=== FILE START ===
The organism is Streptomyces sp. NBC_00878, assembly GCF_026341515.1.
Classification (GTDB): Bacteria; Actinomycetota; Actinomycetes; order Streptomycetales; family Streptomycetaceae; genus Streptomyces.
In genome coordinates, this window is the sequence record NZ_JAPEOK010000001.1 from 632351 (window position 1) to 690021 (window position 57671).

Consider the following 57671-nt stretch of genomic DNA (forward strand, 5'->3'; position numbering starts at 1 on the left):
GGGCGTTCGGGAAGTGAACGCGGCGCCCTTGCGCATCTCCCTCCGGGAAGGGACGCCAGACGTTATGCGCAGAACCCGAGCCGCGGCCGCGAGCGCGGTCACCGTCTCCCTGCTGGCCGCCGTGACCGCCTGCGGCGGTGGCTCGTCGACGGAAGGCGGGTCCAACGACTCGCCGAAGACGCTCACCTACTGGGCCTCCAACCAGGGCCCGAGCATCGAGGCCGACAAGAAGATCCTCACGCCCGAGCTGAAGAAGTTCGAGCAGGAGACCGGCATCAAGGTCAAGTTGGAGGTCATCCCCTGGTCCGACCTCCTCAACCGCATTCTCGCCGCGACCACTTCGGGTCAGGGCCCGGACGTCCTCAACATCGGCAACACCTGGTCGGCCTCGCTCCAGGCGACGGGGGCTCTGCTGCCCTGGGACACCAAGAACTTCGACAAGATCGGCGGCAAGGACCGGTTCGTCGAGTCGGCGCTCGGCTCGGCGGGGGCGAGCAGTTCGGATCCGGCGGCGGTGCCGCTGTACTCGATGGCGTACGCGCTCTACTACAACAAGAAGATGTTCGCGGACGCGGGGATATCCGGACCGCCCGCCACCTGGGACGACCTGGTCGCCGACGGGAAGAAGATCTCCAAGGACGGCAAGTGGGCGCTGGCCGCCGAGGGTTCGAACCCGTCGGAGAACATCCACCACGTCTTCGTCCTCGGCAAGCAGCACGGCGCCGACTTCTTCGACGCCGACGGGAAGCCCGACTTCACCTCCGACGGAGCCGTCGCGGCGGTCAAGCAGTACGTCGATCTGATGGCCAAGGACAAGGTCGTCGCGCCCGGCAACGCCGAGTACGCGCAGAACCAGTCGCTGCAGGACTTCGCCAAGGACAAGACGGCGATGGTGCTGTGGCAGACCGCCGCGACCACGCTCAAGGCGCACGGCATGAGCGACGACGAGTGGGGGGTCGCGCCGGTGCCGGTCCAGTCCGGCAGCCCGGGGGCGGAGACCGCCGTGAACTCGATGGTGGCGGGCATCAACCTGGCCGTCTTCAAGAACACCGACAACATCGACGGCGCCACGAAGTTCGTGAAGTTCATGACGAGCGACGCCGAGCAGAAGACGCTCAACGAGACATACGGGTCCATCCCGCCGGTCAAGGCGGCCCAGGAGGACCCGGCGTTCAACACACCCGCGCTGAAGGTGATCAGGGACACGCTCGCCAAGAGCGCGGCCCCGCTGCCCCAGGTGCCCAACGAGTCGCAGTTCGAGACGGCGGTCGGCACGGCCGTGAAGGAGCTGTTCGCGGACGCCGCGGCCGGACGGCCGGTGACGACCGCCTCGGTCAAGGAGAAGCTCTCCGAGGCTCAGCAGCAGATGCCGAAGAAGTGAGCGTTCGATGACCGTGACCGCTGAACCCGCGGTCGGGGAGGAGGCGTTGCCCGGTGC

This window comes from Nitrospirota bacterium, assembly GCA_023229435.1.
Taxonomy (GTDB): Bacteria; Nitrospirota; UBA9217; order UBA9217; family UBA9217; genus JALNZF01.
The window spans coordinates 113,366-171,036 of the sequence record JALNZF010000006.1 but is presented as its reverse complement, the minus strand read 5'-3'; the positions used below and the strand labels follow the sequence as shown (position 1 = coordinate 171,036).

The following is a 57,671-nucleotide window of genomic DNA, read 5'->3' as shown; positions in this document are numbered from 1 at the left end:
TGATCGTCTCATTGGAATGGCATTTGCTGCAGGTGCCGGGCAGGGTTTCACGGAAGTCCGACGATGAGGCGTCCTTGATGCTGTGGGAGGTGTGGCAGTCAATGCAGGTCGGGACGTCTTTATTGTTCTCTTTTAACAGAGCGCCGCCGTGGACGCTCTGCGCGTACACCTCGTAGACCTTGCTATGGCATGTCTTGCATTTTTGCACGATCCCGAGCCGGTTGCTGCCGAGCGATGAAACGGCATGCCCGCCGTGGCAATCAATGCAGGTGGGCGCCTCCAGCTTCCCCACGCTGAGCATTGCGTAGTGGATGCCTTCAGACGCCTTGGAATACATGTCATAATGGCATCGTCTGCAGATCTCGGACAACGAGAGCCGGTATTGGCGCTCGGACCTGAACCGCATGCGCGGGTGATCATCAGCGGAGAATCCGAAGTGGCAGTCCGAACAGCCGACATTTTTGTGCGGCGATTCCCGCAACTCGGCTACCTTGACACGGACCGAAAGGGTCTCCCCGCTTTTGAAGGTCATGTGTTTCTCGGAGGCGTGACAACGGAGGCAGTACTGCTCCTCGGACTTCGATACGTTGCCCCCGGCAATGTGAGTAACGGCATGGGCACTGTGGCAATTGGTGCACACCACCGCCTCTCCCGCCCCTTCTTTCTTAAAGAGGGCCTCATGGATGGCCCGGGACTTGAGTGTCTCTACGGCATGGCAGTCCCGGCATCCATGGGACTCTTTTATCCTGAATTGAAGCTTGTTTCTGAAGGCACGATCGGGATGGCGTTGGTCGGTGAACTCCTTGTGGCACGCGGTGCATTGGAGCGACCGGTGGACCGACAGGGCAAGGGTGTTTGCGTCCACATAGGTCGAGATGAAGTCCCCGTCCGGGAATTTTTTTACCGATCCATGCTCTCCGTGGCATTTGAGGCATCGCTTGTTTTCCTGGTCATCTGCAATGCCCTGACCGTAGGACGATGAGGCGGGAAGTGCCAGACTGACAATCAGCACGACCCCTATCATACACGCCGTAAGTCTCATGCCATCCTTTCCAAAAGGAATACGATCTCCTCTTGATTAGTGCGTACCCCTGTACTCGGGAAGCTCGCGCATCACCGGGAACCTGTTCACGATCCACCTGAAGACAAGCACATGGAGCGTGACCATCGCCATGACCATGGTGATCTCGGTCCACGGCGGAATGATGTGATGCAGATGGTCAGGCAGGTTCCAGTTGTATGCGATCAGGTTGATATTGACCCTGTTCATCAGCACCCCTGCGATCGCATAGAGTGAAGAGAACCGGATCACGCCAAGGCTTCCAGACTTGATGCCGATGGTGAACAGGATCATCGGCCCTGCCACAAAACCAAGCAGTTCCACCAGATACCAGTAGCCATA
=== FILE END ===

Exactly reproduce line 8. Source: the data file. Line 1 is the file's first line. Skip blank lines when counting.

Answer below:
The window spans coordinates 113,366-171,036 of the sequence record JALNZF010000006.1 but is presented as its reverse complement, the minus strand read 5'-3'; the positions used below and the strand labels follow the sequence as shown (position 1 = coordinate 171,036).